CO2 Does Not Pollute: But Kyoto's Demise Won't End Debate
"tuned" to yield responses similar to several complex models. The range narrows considerably, to somewhere between 2.0°C and 4.6°C, when one calculates the average of these various models over all of the scenarios. Also, the media reports fail to note that the larger range stated in the third report includes climate sensitivities to doubling of CO 2 concentrations of anywhere from 1.5°C to 4.5°C. The "Policymakers Summary" for the Third Assessment Report does not acknowledge that the most likely climate sensitivity for a CO 2 doubling, as per the Second Assessment Report, is only 2.5°C. Reliance on that figure reduced the range of forecasted temperature increases for all scenarios to 1.3°C to 2.5°C, for the period 1990 to 2100 1.
In a similar fashion, the scenarios in the third report appear to encourage alarm by again using a range from between 770 to 2190 GtC of cumulative carbon emissions between 1991 and 2100. As was pointed out in the 1995 report, the most probable scenario is that CO 2 concentrations will stabilize between 450 and 650 ppmv between 2100 and 2200. At the midpoint of 550 ppmv, this would correspond to less than 1000 GtC of cumulative emissions between 1991 and 2100. That scenario assumed a gradual phase-out of fossil fuels during the second half of the 21st Century and their replacement with renewable or essentially inexhaustible energy sources. In fact, it is the most carbon-intensive of these fuels - coal - that is expected to continue to lose energy market share most rapidly. Next to lose share would be oil, and then eventually natural gas, the least carbon-intensive and polluting of all the fossil fuels. (However, global gas use and market share are expected to continue to grow well into the 21st Century.) Therefore, at the most likely climate sensitivity of 2.5°C (to a doubling of CO 2), the further temperature increase between 1990 and 2100 will probably be nearer to 1.5°C than 5.8°C - even on the basis of the flawed surface temperature measurements used by IPCC ().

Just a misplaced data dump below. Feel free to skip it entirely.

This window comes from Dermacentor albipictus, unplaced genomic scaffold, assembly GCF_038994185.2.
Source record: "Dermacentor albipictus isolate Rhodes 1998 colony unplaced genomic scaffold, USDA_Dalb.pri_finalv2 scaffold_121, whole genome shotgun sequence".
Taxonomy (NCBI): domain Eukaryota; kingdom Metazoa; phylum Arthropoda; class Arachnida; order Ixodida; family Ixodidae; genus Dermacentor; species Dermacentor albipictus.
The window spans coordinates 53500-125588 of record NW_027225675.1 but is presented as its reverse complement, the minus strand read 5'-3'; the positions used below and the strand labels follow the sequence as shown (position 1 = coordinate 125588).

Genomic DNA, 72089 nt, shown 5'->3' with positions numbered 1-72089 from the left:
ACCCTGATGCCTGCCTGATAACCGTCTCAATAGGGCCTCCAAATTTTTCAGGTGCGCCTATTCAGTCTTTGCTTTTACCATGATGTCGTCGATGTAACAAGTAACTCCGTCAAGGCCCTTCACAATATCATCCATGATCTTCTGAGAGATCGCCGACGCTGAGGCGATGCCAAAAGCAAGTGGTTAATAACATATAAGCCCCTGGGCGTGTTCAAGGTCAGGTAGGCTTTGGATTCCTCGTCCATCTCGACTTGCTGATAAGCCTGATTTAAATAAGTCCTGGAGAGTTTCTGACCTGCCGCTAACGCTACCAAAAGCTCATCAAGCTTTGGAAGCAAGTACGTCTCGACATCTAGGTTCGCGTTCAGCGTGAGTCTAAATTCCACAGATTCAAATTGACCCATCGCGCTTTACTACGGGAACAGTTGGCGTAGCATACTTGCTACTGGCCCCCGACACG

Consider also the question of recent temporary anomalies in weather patterns.
One reason for criticism of the "Summary for Policymakers" for the new IPCC Third Assessment Report is that it again fails to give greater weight to the large disparity between its surface temperature measurements and NASA satellite measurements. For example, it doesn't discount the "fly-up" in mean temperatures seen recently by these satellites in the lower troposphere (from the surface up to about 15,000 ft.) in both the Northern (1°C) and Southern Hemispheres (0.6°C). This fly-up was due to the large El Niño anomaly in 1998. It quickly abated during 1999. By 2000, NASA satellite measurements had dropped below the 1979-98 average in both hemispheres 5. NASA satellites uniformly and accurately measure lower tropospheric temperatures for the entire globe, unlike the statistically much less uniform and highly unreliable surface temperature measurements which, among other uncertainties, are greatly affected by the "urban heat island" phenomenon (i.e., the ever-growing and spreading heat release from human activities in urban and suburban